Cutting-edge research is what drew Hang Liu to Stevens Institute of Technology in 2019. Today, the assistant professor in the Department of Electrical and Computer Engineering and leader of the High-Performance Data Analytics (HPDA) lab at Stevens is on the edge of his own breakthroughs as he works to improve analysis of trillion-edge graphs.
Liu’s research focuses on high-performance data analytics, which involves using computers to find patterns and insights in massive chunks of information. The goal is to quickly, efficiently, and effectively analyze trillion-edge graphs representing anything from social networks to genomics to product reviews to GPS directions.
So what is a trillion-edge graph? In the mathematical arena, a graph simply shows how things are connected. The things being considered are points on the graph, and the edges are the lines extending from those points to indicate relationships, or connections, to other points. And in our complicated world, anything from the possible relationships between people worldwide to the combinations of airports and incoming flights could potentially have trillions of connections, or edges.“Most of us have recommended two of our friends to also become friends,” Liu explained. “Now imagine you have an entire social network in your hand—how could you instantly make correct friend recommendations for all the users? As the size continues to grow, the process of learning, mining, and computing such gigantic graphs becomes ineffective, impractical, and potentially dire.”
To address that dilemma, he’s aiming to build a system that can quickly analyze and extract insights from trillion-edge graphs of data. It’s the topic of the research he’s undertaking in his recent National Science Foundation (NSF) CAREER project. An award of $584,001 was granted for his five-year project, "An Algorithm and System Co-Designed Framework for Graph Sampling and Random Walk on Graphics Processing Units (GPUs).” Liu will be pioneering the effort to create a user-friendly framework that can take advantage of future exascale-level supercomputers—that’s a computer that can perform a billion-billion operations per second.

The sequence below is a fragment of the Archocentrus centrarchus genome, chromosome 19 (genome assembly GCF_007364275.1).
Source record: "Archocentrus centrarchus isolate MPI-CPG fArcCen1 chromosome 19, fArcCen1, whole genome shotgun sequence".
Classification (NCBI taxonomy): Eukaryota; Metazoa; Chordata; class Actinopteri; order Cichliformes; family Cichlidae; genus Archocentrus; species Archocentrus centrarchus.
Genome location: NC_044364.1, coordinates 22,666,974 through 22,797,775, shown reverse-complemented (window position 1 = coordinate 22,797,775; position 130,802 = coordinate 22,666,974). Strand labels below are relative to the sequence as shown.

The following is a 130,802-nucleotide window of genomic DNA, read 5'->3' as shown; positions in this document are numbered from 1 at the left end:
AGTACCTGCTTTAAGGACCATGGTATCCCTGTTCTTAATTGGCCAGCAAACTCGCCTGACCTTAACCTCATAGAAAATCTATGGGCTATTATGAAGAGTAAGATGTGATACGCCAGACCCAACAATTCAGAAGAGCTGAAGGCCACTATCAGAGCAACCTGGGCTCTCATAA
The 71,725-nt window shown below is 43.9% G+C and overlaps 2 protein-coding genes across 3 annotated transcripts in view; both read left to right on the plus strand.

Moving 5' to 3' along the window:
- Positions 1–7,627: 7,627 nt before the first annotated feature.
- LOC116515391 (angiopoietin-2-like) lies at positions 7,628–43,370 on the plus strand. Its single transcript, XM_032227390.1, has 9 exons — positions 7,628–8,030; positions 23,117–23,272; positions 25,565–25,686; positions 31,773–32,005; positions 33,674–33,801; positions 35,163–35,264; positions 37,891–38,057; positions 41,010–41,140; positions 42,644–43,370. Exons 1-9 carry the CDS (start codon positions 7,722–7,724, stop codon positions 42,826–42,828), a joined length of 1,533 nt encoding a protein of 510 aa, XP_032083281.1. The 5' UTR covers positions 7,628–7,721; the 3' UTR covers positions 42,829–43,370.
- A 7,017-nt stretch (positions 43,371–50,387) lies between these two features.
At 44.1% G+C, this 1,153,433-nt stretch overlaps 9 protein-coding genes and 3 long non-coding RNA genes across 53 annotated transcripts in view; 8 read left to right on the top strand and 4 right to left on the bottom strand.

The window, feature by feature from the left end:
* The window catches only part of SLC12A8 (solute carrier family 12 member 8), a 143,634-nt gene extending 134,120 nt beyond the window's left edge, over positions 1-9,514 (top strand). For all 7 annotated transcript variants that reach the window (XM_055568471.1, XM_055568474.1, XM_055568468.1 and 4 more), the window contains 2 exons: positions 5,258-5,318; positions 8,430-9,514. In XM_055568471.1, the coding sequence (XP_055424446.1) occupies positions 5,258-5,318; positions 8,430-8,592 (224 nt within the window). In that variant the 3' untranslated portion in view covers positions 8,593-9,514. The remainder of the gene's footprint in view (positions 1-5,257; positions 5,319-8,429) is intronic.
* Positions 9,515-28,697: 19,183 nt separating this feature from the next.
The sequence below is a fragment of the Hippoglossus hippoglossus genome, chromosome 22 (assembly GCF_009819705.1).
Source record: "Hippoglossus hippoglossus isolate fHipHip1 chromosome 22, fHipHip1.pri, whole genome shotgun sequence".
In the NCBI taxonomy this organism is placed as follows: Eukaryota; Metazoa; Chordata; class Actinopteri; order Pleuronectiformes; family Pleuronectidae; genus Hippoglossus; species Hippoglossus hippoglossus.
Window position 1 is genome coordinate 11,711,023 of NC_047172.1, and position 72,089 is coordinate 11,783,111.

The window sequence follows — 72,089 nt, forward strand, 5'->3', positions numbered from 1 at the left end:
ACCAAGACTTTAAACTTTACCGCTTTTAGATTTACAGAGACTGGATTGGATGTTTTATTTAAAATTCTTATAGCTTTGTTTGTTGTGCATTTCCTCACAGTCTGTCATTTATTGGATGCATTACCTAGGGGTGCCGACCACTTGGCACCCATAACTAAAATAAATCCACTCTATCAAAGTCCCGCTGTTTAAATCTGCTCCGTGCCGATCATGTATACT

“My CAREER project research will introduce novel algorithms, a scalable software system currently in development, and an expressive application programming interface for users to solve some of today’s biggest and most complicated questions with fewer lines of code.”
Liu tuned in early to making hardware easier and software more powerful
Solving complex problems is nothing new for Liu, whose first scientific research project involved a mission for higher-quality entertainment. “When I was a child, one of my neighbors bought a color television with more channels than we had,” he recalled. “I suspected it was because of the antenna, so I made my own. I tried different metals, and it turned out aluminum wires worked the best. I tried to mimic the shape of my neighbor’s antenna, and I cut a tall bamboo to lift it higher to receive more signals. Although the number of channels was still limited, it gave me better video quality.”
That experiment sparked Liu’s ongoing interest in electrical and computer engineering.
“Some logic, defined by the software, can be translated to action, performed by the hardware,” he said. “This is both very fascinating and very practically useful! Further, because the junction between software and hardware can always be complex, it offers me a big playground to explore, learn, and enjoy. At Stevens, I love that we have experts for a wide range of topics, ranging from circuits to applications, who are always willing to collaborate and offer constructive experience.”
Through the CAREER award funding, richer data insights are in sight
Liu has already made progress, which was showcased in November 2020 at the technical computing community’s flagship event, The International Conference for High Performance Computing, Networking, Storage and Analysis.
Working on his CAREER project with a Ph.D. student and an undergraduate student, Liu will continue to integrate and innovate upon his previous research on graph sampling and random walk methods to dramatically reduce the size of the graph and the power required to analyze the data. His research will accommodate both existing known algorithms and potentially future unknown ones, redesigning the sampling algorithms to use GPU hardware in brand new—and better—ways.
“With the help of emerging high-performance hardware and novel approaches to the powerful software,” he said, “we’re working to help academics, researchers, and industry leaders address the grand challenges of our time, such as designing extremely large-scale integrated circuits, uncovering software vulnerabilities, and even understanding the spread of pandemics.”